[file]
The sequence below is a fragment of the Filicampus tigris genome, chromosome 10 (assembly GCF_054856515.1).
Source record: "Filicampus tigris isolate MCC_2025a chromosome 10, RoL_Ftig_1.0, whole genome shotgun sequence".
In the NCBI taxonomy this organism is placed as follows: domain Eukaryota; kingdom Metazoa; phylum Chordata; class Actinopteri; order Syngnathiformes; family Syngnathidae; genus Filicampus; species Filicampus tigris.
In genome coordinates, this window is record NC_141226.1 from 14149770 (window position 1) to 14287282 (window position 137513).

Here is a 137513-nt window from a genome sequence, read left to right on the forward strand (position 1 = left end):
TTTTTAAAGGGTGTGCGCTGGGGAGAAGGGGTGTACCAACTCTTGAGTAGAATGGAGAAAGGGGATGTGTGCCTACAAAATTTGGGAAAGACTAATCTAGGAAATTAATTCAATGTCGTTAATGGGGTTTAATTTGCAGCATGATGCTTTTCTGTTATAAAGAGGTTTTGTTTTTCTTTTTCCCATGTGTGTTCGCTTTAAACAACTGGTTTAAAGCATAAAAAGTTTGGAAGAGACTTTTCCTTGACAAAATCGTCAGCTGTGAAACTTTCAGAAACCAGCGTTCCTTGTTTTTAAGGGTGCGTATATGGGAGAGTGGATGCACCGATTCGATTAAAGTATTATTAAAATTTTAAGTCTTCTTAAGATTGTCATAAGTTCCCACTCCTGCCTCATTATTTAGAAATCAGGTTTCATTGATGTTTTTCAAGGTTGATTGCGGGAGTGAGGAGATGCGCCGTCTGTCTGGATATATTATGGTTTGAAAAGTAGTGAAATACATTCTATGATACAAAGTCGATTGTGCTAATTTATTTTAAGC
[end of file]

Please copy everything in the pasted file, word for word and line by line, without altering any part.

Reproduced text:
The sequence below is a fragment of the Filicampus tigris genome, chromosome 10 (assembly GCF_054856515.1).
Source record: "Filicampus tigris isolate MCC_2025a chromosome 10, RoL_Ftig_1.0, whole genome shotgun sequence".
In the NCBI taxonomy this organism is placed as follows: domain Eukaryota; kingdom Metazoa; phylum Chordata; class Actinopteri; order Syngnathiformes; family Syngnathidae; genus Filicampus; species Filicampus tigris.
In genome coordinates, this window is record NC_141226.1 from 14149770 (window position 1) to 14287282 (window position 137513).

Here is a 137513-nt window from a genome sequence, read left to right on the forward strand (position 1 = left end):
TTTTTAAAGGGTGTGCGCTGGGGAGAAGGGGTGTACCAACTCTTGAGTAGAATGGAGAAAGGGGATGTGTGCCTACAAAATTTGGGAAAGACTAATCTAGGAAATTAATTCAATGTCGTTAATGGGGTTTAATTTGCAGCATGATGCTTTTCTGTTATAAAGAGGTTTTGTTTTTCTTTTTCCCATGTGTGTTCGCTTTAAACAACTGGTTTAAAGCATAAAAAGTTTGGAAGAGACTTTTCCTTGACAAAATCGTCAGCTGTGAAACTTTCAGAAACCAGCGTTCCTTGTTTTTAAGGGTGCGTATATGGGAGAGTGGATGCACCGATTCGATTAAAGTATTATTAAAATTTTAAGTCTTCTTAAGATTGTCATAAGTTCCCACTCCTGCCTCATTATTTAGAAATCAGGTTTCATTGATGTTTTTCAAGGTTGATTGCGGGAGTGAGGAGATGCGCCGTCTGTCTGGATATATTATGGTTTGAAAAGTAGTGAAATACATTCTATGATACAAAGTCGATTGTGCTAATTTATTTTAAGC